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A Closer Look at 30 Years of Medulloblastoma Advances

Dr. Amar Gajjar

Amar Gajjar, MD, pediatric medicine chair and oncology co-chair at St. Jude Children’s Research Hospital, is being honored with the 2022 Pediatric Oncology Award from the American Society of Clinical Oncology. He is also director of St. Jude’s neuro-oncology division and co-leader of the neurobiology and brain tumor program.

Dr. Gajjar’s clinical research interests focus on the treatment of medulloblastoma, primitive neuroectodermal tumors (PNET) and rhabdoid tumors (ATRT).

Dr. Gajjar began his career at St. Jude in 1987. That was a few years after the hospital’s brain tumor treatment program began. Here is what he has learned – and how he has contributed – over the decades.

Q. What was the brain tumor program like at the beginning of your career?

A. The medulloblastoma program was in its very infancy, completely different from what it is today. We used to see about 5-6 patients a year, and a small 20-patient study would take us about 4 years to complete.

That has changed over the years. In the SJMB-96 treatment study, we enrolled 134 patients. In SJMB-03, we enrolled 330 patients. In SJMB-12, we are now nearing 650 patients.

Q. How have outcomes for medulloblastoma patients changed over the years?

A. When I started, roughly 40-50% of patients could be cured with everybody suffering late effects. Now we are at up to 45% of the patients being treated with minimal therapy and a 95% cure rate. We are working very hard to design new therapies for patients who are intermediate or high-risk and trying to pull them up.

And again, there are many changes that we make to the therapy of these patients based on the technology which is available to us. And we share our information globally.

Q. What technologies and treatments were available in the late 1980s?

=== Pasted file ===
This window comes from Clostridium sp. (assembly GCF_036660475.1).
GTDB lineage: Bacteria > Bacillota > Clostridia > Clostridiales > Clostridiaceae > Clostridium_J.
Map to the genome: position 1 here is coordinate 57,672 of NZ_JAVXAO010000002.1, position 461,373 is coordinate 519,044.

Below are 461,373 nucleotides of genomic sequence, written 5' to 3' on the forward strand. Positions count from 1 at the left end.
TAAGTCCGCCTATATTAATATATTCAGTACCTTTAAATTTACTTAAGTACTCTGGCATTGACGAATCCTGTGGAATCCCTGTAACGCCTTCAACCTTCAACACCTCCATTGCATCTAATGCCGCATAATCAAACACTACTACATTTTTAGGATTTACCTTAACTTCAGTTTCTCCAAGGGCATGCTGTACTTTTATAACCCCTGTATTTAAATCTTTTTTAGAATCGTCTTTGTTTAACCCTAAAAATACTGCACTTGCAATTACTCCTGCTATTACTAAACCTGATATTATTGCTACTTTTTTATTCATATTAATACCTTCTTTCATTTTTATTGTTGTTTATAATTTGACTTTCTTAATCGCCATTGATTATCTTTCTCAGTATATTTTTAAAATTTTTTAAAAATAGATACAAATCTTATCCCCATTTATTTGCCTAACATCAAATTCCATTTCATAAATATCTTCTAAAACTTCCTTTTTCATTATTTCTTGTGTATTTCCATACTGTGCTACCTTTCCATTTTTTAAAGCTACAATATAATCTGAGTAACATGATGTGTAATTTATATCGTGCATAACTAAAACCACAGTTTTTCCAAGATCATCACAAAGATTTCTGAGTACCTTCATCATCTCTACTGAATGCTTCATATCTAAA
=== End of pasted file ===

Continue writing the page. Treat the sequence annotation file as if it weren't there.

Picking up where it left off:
A. We only had CT scan in those days. After I came back as a fellow, we got an MRI in a trailer, just to give you an example of where technology was. The surgery was also basically based on visual guidance. Radiation therapy was very old-fashioned, and then chemotherapy was just beginning.

Q. What might technology and treatments look like today?

A. In surgery, they are now operating with the assistance of neuro-navigation and microscopes. Additionally, an intraoperative MRI can take an image of the brain during surgery.

So, once the surgery is done, the child is moved into the MRI. We make sure we have taken all the tumor out. If there is some tumor left behind, then they go back and remove it.

And then once they know everything is clean, sometimes the neurosurgeon will call us. And then we have a real-time conversation while the child is in the operating room.

Proton therapy is another advance. A proton beam is a scanning beam technology. This proton beam technology really limits the amount of normal tissue that is exposed to damage in radiation.

So, using proton beam, we spare a lot of the normal brain tissue from exposure to radiation, and that directly impacts the neurocognitive outcome for these children. And so lastly, now using genetic information, we adjust the chemotherapy based on the risk.

Q. Can you explain why clinical trials are so important?

A. I think the clinical trial is just an umbrella for all our research.

It gives us an opportunity to bring risk-adapted therapy to these children. Then we can follow them so that we can understand their side effects, document their side effects, understand their side effects, and then develop interventions.

So, this is a gradual cumulative increase in knowledge that has been generated over the last 3 decades. It also allowed researchers to share our science and our protocols to other campuses. So, this has been a huge global collaborative effort.

Q. How do you view your relationships with the patients and parents you treat?

A. I think that is a partnership that I have cherished. Our parents are our biggest advocates.

More information about brain tumors

You can learn more about medulloblastoma and other topics related to brain tumors on Together.